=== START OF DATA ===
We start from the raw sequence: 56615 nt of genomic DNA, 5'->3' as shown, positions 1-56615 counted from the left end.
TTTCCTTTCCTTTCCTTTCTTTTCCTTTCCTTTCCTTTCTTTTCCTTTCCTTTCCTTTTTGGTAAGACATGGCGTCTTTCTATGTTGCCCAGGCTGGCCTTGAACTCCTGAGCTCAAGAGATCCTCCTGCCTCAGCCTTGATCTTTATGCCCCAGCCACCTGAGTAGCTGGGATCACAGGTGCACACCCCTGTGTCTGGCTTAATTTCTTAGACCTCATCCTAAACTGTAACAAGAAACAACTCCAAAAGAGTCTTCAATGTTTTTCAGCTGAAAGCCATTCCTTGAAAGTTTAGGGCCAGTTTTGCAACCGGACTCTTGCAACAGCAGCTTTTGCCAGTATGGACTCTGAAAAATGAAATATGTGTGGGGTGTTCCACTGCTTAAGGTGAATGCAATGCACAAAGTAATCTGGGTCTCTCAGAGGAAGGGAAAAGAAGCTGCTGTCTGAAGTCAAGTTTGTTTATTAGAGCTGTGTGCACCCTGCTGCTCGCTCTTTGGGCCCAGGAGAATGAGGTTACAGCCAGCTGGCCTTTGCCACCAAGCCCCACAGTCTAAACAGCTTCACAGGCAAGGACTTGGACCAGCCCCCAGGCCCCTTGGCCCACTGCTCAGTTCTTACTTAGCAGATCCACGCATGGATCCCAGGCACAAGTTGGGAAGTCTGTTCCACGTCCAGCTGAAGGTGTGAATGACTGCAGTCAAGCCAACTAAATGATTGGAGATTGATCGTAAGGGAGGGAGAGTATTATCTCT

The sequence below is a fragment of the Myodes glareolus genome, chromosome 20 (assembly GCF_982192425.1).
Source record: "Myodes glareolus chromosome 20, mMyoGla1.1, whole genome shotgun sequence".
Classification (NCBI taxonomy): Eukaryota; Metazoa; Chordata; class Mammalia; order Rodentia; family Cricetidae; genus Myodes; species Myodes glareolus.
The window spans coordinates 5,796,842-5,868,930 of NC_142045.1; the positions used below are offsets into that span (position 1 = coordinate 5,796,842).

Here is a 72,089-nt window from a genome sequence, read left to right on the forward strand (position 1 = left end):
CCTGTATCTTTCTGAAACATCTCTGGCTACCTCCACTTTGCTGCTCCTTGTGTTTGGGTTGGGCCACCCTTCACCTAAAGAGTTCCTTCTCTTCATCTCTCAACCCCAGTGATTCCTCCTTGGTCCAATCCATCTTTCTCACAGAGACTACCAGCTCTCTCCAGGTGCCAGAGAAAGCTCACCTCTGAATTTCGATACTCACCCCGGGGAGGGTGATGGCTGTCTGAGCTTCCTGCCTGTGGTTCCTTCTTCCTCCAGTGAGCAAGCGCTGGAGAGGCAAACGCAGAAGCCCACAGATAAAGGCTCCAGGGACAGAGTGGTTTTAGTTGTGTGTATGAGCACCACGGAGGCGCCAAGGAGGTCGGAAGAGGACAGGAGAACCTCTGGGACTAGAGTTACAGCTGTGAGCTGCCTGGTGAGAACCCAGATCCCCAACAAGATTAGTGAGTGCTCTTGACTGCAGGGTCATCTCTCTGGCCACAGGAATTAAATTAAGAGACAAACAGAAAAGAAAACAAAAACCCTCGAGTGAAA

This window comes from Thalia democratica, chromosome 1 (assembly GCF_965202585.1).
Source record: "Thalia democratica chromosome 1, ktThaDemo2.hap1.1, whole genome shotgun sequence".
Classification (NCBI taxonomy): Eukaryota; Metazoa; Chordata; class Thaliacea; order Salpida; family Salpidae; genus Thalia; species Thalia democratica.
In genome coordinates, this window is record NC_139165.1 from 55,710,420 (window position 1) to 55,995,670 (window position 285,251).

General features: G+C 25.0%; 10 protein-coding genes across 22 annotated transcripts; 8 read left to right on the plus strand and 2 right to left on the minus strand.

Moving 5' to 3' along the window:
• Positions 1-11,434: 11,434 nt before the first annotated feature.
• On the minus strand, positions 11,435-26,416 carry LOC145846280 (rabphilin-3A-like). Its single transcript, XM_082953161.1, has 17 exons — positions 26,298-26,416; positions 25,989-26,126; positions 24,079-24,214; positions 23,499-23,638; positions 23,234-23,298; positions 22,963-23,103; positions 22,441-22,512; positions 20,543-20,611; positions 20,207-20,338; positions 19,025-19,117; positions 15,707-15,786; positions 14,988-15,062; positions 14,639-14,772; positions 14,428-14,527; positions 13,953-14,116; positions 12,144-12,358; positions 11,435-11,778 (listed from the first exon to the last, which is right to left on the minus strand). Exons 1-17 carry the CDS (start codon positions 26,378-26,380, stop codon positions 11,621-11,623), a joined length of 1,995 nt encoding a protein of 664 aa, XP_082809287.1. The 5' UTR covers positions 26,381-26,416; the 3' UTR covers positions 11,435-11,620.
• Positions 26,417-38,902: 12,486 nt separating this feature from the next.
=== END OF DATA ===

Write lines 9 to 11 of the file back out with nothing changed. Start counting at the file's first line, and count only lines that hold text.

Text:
This window comes from Thalia democratica, chromosome 1 (assembly GCF_965202585.1).
Source record: "Thalia democratica chromosome 1, ktThaDemo2.hap1.1, whole genome shotgun sequence".
Classification (NCBI taxonomy): Eukaryota; Metazoa; Chordata; class Thaliacea; order Salpida; family Salpidae; genus Thalia; species Thalia democratica.